Back in the glorious golden days of pop, the mid 1980’s, ZTT Records released some of the biggest and most exciting tunes around, with Frankie Goes To Hollywood effectively ruling the charts (and wardrobes...who didn’t have a Frankie Says...t-shirt eh?) for a year or so. Whilst Holly Johnson and co were busily corrupting the nation’s youth with Relax however another ZTT band were producing some of the decade’s most intriguing songs. That band was Propaganda and the singles, Duel and Dr Mabuse, still sound remarkably fresh nearly 30 years on. In the intervening three decades or so the band’s lead singer, Claudia Brücken, has released the odd album here and there and guested on a handful of tracks but now she’s well and truly back with a fascinating solo release, The Lost Are Found, a series of cover versions of hidden gems from everyone from Bowie to The Band. Live shows from Claudia over the years have been rare and tours...well...I can’t remember one...so tonight was a pretty big deal.
Dressed in a simple black suit, heels and diamond necklace and joined by a band that includes partner Paul Humphreys (one half of synthpop kings OMD) she still looks a million Deutschmarks. It’s the voice that really grabs you though and opening number Kiss Like Ether (one of the singles from her own hidden gem, the 1991 album Love: And A Million Other Things) is the perfect showcase. Sounding upbeat and poppy one second then dark and seductive the next she’s got an impressive vocal range, more importantly she knows how to use it adding light and shade just where it’s needed. Kiss Like Ether had kind of faded from my memory a little but it’s a truly great track with hints of Donna Summer’s classic State of Independence and Siouxsie’s Kiss Them For Me in there. Tonight’s backing vocalist David Watson did a particularly fine job of accompanying her too.
It was clear that the lovely Ms Brücken has taken some time with the setlist, sensibly mixing in the older more familiar tunes with the newer stuff and setting off the more chilled out tracks with the dancier numbers. Introduced as “A song from my past” Dr Mabuse made an early appearance and it still sounds groundbreaking, a unique mix of the gothic and the dancefloor, a soundtrack for nightmares and nightclubs. Awesome. Not sure that the added guitar worked so well on this one tonight, perhaps being so familiar with the more sparse original was a factor? A minor quibble though.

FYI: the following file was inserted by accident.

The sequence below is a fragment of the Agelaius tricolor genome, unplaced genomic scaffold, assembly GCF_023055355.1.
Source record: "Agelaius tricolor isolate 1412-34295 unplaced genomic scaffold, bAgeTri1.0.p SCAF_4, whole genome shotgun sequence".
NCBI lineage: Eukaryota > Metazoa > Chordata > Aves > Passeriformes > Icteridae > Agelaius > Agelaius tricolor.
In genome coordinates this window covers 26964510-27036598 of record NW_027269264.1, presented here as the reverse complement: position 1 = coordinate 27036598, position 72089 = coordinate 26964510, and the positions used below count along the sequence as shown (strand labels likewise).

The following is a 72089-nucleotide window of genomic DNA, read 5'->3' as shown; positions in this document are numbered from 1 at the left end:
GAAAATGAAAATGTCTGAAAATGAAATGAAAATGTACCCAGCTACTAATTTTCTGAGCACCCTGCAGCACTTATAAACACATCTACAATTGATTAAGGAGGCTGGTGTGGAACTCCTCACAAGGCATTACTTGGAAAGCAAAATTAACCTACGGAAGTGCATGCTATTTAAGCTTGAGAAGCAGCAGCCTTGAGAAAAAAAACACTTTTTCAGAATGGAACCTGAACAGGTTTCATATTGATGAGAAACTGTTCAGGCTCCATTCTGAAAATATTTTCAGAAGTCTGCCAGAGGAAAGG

Cloud Nine (a co-write with Depeche Mode’s Martin Gore) could almost be a Bond theme, where’s this track been hiding eh? Love it. A gloriously, fabulously, brilliantly camp Snobbery and Decay made a strong pitch for song of the night, with Claudia and David trading lines like Garbo (Greta) and Johnson (Holly).
Of course tonight wasn’t just about revisiting past glories, there’s a new record out and a languid reworking of ELO’s One Summer Dream showed Claudia’s more chillaxed (as the kids used to say) side. It was a classy and suitably dreamy interlude, achieving that wonderfully filmic quality that made you temporarily forget the sub zero temperatures waiting for you outside (yes, it's still ruddy freezing)...
On top of ELO there was another Brummie link thanks to Claudia’s cover of The Lilac Time’s The Road To Happiness, a country tinged track with a vaguely 60s feel that’s undoubtedly one of the new album’s highlights. Again the more subtle nature of the material showed a different side to Claudia’s vocal ability wrapping you up in a mellow cocoon of sound. Heavenly stuff. An orchestral (manoeuvres in the dark) embellished and very timely cover of man of the moment, David Bowie’s Everyone Says “Hi”, neatly capped off the main set.
Encore? Of course. As Claudia herself acknowledged she couldn’t play a gig without performing Duel and for 5 minutes a fair portion of the mainly forty something audience went a little weak at the knees (come on now, I’m not the only one who had a Claudia crush after watching that video). If anyone mocks music from the 80s point them in the direction of this tune, sure it sounds of its time but equally there’s stuff in there that makes it seem oddly timeless. Add those slightly disturbing lyrics (the slow lingering death of a relationship?) and Claudia’s dance dominatrix delivery and you’ve got one of the smartest pop songs in history.
Judging by the eager swarm of middle age fanboys around her at the end of the show Claudia’s allure remains as strong as ever but she’s ripe for discovery by a whole new generation of fans raised on those who’ve followed in her wake, step forward everyone from Goldfrapp to Lady Gaga (I’d be frankly amazed if Ms Germanotta didn’t have Duel on her iPod). Simply one of the most distinctive (and underrated) voices in pop. Now that's Propaganda you can all believe in...
The Lost Are Found tour continues:
Fri 15th – Manchester – Academy 3
Sat 16th – London – Borderline
Sun 17th – Brighton – Concorde